The table is swabbed. Malbec decanted. Your wife – family sommelier – triumphs again. Duck is served. It is an autumn collage. Perfect baby parsnips. A few green leaves. An underlayment of celery-root cream that is echoed in a sphere of the same cream within a crêpe. A compass of thin duck slices, medium rare, skin crisp and salted, as well as a knuckle of the most ducky duck rillettes, are stylishly anointed with duck jus from a small pitcher. This is an extraordinarily difficult dish, compounding so many complex components, temperatures, textures, tastes. It is a fluid physics experiment presented in momentary stasis, bringing extreme pleasure. Little Kitchen’s duck is a tour de force, outdoing all the ducky Michelin stars you’ve previously ingested.
You feel complaintive at nothing to complain about, and dessert offers no relief. It is a classic apple tart, a hockey puck of warm puff pastry filled with apple slices on end. It is coffee-table cookbook exquisite, looking like a gear in an organic machine, a product of the highest technical skill. On top, two dried apple slices open like flower petals, holding a quenelle of vanilla ice cream. A Lilliputian pitcher of brandied salted caramel sauce is brought, the better to stop your heart at this moment of ecstasy.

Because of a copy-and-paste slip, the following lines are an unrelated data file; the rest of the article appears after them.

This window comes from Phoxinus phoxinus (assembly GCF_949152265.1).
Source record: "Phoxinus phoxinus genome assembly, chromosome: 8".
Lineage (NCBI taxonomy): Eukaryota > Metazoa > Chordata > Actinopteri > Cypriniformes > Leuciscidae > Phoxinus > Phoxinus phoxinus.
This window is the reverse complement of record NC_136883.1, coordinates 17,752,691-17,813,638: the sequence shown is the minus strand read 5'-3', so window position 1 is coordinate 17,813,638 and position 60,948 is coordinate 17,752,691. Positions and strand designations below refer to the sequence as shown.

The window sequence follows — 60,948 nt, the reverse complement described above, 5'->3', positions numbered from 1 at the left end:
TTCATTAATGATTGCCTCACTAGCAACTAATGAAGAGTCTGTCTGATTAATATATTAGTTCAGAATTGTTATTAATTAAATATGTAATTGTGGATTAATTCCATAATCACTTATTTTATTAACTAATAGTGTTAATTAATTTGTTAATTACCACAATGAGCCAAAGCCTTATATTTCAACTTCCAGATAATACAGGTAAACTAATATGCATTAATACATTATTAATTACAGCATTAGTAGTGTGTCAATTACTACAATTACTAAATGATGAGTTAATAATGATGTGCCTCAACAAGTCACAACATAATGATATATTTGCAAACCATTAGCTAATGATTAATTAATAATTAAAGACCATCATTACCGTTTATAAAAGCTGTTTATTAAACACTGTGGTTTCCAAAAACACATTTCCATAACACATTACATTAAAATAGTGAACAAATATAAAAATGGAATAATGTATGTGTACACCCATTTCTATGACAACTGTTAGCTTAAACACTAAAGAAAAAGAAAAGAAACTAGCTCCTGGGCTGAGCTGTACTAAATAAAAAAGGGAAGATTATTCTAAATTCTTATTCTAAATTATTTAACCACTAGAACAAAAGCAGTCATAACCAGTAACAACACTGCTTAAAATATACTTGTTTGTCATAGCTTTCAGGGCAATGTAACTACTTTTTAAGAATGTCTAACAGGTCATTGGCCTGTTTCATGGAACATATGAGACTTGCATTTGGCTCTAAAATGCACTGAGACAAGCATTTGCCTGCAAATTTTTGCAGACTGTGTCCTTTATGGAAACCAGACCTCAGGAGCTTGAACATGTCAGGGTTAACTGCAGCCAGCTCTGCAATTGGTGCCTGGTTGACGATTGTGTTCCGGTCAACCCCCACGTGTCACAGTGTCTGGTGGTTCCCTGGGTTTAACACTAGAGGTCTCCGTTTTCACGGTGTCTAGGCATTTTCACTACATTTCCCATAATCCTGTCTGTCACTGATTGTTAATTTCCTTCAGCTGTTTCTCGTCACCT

Little Kitchen takes mainly commonplace ingredients and gloriously intensifies them with remarkable technique and aesthetic vision. Service is attentive, professional and tinged appropriately with warmth. Per aspera ad astra applies, in fact, not just to the bisque but to the entire endeavour, taking plain stuff and elevating it to the heavenly.
Hong Kong seems to be liberally, perhaps too liberally, dusted with Michelin stars, while extraordinary restaurants in other cities are inexplicably overlooked. Michelin inspectors: come to Little Kitchen. It genuinely deserves one star: a good place to stop on your journey, indicating a very good restaurant in its category, offering cuisine prepared to a consistently high standard. And, at the risk of audacity, two stars isn’t a stretch: a restaurant worth a detour, indicating excellent cuisine and skillfully and carefully crafted dishes of outstanding quality. This accurately captures Little Kitchen. If you’re planning a trip to Hong Kong, it’s worth making reservations here months ahead.
Before you depart, Chef David Forestell personally gives each of you a small bag, inside of which is a warm almond cookie. His lodestar is binary: artistry and warmth.
The price is $550 apiece for a fixed four-course menu, no service charge. This is less than the cost of many main courses at other places dishing out riblets and pasta à la something or other. You’re blown away.
1/F, Cheung Lok Building,112–114 Sai Wan Ho Street, Sai Wan Ho, 5616 4114